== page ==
Thomas E. Brown, Ph.D., author of Attention Deficit Disorder – The Unfocused Mind in Children and Adults, has aptly illustrated the problem of ADD. This is the first paragraph of the introduction of his book.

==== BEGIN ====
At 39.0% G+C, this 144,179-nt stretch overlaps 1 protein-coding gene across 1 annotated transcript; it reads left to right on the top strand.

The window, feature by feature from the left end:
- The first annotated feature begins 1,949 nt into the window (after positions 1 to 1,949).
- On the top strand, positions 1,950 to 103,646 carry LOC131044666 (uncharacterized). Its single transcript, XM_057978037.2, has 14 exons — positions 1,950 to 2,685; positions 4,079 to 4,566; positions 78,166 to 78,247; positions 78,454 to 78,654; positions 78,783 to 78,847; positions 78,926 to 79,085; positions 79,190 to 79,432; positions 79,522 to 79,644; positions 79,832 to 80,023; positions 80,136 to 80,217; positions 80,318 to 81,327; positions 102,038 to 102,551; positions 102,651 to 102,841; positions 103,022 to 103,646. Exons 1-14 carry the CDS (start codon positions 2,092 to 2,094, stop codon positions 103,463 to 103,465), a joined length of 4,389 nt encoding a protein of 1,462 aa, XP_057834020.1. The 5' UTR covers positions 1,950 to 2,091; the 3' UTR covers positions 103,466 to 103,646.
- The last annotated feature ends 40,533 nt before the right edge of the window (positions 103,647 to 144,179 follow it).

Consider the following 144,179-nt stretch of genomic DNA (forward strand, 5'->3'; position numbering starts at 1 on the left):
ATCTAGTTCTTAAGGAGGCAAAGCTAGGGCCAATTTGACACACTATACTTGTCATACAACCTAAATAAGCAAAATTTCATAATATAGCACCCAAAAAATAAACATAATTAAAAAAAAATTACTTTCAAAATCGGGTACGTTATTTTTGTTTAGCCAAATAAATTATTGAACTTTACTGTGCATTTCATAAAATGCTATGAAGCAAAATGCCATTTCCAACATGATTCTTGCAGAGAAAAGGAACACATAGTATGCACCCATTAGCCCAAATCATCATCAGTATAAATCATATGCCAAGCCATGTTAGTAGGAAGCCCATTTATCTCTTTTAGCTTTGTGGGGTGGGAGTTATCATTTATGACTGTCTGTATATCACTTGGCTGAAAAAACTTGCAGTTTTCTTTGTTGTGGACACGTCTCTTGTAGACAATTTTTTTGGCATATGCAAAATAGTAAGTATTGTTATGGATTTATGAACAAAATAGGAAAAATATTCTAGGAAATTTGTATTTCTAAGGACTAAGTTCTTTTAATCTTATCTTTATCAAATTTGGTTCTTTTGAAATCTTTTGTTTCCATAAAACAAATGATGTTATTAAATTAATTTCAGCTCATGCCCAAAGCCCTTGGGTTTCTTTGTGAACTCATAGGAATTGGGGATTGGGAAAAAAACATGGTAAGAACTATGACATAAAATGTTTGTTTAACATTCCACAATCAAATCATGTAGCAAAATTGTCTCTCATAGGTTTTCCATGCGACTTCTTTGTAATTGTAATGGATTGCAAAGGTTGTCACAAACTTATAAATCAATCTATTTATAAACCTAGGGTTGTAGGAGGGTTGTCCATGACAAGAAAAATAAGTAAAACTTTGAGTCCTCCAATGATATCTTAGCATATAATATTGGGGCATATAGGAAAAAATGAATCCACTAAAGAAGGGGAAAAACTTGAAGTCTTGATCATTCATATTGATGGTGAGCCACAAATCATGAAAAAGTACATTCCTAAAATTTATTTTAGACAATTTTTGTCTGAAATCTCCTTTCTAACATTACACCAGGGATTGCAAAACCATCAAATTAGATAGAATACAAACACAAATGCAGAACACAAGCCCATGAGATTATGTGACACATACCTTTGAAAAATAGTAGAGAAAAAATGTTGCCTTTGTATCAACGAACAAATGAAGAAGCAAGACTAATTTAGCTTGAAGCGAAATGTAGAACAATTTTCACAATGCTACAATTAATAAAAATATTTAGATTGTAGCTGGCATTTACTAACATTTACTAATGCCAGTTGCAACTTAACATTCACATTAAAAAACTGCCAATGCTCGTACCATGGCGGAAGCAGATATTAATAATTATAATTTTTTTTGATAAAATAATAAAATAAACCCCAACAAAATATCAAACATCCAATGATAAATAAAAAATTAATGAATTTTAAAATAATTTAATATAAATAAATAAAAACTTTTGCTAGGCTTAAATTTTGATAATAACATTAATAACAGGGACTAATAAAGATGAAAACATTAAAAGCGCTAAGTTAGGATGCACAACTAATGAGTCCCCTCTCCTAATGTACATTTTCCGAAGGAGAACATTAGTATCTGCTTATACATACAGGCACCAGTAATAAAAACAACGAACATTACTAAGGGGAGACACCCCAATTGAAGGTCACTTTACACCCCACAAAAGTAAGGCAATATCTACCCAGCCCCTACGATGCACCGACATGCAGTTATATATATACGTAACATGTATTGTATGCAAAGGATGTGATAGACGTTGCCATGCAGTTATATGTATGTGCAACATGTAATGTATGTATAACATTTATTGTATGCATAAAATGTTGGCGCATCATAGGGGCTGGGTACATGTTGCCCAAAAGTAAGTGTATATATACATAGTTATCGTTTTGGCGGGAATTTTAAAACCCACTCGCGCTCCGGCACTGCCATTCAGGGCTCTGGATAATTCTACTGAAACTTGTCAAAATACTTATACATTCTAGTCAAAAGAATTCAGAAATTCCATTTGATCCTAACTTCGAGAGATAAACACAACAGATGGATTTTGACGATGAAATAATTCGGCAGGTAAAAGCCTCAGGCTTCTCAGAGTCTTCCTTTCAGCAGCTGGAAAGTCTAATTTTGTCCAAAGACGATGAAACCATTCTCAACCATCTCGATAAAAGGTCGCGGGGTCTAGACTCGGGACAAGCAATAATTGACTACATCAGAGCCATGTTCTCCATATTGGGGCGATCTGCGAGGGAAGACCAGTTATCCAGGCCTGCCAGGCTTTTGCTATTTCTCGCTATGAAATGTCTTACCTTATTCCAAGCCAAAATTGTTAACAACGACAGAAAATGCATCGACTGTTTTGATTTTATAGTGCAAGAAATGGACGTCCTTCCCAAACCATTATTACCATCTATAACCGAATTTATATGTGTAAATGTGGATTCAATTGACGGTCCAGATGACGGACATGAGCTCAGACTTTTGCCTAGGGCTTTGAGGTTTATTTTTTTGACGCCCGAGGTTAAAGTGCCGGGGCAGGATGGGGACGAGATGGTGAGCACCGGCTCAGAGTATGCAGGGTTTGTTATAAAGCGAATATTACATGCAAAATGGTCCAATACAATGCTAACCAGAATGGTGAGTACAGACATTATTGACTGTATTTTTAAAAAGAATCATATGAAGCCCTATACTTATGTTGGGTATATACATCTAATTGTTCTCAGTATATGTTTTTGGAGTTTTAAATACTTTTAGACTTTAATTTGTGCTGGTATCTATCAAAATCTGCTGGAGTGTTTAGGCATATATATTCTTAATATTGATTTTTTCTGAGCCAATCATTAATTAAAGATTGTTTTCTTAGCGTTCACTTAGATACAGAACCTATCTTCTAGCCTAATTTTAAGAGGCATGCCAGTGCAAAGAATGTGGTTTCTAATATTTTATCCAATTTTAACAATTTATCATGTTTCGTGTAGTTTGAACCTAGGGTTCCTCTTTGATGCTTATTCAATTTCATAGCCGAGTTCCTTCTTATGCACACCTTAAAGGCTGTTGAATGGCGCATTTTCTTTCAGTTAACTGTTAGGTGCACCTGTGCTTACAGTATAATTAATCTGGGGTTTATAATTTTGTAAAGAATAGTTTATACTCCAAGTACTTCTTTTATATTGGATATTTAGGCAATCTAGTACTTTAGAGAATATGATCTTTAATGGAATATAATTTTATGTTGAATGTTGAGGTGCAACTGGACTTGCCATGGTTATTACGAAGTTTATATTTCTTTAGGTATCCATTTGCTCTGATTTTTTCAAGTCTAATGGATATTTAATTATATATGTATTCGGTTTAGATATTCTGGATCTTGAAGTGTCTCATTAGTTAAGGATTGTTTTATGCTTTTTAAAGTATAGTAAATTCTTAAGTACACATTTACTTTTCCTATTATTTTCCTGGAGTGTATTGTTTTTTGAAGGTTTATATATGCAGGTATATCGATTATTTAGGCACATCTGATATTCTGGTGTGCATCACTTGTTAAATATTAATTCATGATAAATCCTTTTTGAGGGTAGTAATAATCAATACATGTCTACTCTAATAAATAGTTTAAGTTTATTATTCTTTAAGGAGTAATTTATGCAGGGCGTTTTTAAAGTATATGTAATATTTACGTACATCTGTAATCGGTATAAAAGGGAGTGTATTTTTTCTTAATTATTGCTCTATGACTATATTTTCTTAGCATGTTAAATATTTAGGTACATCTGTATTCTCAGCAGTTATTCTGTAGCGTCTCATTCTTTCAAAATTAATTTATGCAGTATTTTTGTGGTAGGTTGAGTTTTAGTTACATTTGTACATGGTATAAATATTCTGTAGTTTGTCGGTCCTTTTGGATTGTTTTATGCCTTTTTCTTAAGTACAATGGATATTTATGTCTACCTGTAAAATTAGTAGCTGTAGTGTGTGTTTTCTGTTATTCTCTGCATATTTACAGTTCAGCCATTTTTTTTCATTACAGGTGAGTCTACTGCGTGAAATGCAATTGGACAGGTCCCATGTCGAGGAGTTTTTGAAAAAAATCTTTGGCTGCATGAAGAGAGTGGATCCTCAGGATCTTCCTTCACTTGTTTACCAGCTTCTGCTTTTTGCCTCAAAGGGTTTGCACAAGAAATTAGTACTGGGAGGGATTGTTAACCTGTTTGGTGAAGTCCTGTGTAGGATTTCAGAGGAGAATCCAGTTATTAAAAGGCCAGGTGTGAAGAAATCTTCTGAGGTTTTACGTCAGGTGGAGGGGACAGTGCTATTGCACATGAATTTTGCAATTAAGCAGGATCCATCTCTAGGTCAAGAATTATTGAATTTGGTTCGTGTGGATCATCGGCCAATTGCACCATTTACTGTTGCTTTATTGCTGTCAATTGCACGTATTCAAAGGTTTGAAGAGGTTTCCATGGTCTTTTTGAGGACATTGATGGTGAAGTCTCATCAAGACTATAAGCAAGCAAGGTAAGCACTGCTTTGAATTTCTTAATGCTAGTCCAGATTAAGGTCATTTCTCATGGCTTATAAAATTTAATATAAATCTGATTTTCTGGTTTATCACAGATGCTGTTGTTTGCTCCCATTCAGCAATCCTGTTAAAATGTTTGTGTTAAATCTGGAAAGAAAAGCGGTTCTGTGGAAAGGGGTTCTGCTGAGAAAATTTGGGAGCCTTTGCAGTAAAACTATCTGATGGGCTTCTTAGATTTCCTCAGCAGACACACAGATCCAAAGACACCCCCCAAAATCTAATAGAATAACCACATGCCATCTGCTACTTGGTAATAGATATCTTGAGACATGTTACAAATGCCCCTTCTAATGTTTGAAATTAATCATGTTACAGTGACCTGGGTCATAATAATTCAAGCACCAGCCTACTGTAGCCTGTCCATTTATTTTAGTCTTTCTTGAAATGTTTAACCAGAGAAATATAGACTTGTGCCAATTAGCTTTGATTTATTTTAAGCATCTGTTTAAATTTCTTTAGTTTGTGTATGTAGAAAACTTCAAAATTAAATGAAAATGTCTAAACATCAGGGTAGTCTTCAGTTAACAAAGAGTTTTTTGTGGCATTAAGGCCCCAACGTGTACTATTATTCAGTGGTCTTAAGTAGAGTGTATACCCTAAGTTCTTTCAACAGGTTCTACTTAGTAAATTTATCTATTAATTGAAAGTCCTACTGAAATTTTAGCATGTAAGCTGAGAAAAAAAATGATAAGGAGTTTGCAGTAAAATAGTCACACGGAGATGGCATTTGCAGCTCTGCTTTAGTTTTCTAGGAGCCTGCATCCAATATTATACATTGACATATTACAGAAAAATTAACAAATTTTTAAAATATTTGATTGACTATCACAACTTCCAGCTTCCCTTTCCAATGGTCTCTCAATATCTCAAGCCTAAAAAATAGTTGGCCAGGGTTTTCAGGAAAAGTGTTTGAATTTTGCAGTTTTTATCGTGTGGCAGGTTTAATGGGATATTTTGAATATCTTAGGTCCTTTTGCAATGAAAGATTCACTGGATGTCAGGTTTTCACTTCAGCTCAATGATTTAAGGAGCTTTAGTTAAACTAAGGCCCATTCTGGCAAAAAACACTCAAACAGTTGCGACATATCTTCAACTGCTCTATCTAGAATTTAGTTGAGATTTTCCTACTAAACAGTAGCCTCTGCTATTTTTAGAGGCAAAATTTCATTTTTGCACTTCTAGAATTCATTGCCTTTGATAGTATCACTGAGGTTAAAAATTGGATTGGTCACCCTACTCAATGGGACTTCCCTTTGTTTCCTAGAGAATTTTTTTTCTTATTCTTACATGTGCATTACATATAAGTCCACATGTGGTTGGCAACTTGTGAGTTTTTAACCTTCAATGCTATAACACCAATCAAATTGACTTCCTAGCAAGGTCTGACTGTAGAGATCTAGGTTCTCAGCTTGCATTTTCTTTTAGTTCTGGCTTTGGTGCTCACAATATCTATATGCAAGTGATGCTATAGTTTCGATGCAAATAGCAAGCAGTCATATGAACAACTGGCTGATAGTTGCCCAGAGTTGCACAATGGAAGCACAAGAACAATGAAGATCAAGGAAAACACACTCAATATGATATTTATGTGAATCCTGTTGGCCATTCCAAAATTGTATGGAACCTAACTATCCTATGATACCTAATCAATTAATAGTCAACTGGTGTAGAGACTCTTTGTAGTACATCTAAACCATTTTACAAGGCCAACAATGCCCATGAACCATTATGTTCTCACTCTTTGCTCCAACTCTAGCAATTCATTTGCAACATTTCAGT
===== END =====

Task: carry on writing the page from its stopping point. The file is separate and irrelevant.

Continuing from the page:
“Often people think of “focus” as holding a camera still and adjusting the lens for a clear picture of an unmoving object. That is not the meaning of focus in the title of this book. Rather, focus refers here to a complex, dynamic process of selecting and engaging what is important to notice, to do, to remember, moment to moment. Much as a careful driver focuses on the task of driving a car in heavy traffic by actively looking ahead while also checking mirrors, observing road signs, braking, and so on (all while monitoring dashboard gauges, keeping in mind the speed limit and destination, and ignoring the temptation to look too long at interesting sights), a person employs this very active, rapidly shifting, repeatedly readjusted deployment of attention and memory as the “focus” needed to plan and control ongoing activity. Such focus is extremely difficult for the 7 to 10 percent of the world’s population who suffer from a syndrome of cognitive impairments currently known as attention deficit disorder (ADD) or attention-deficit hyperactivbity disorder (ADHD)”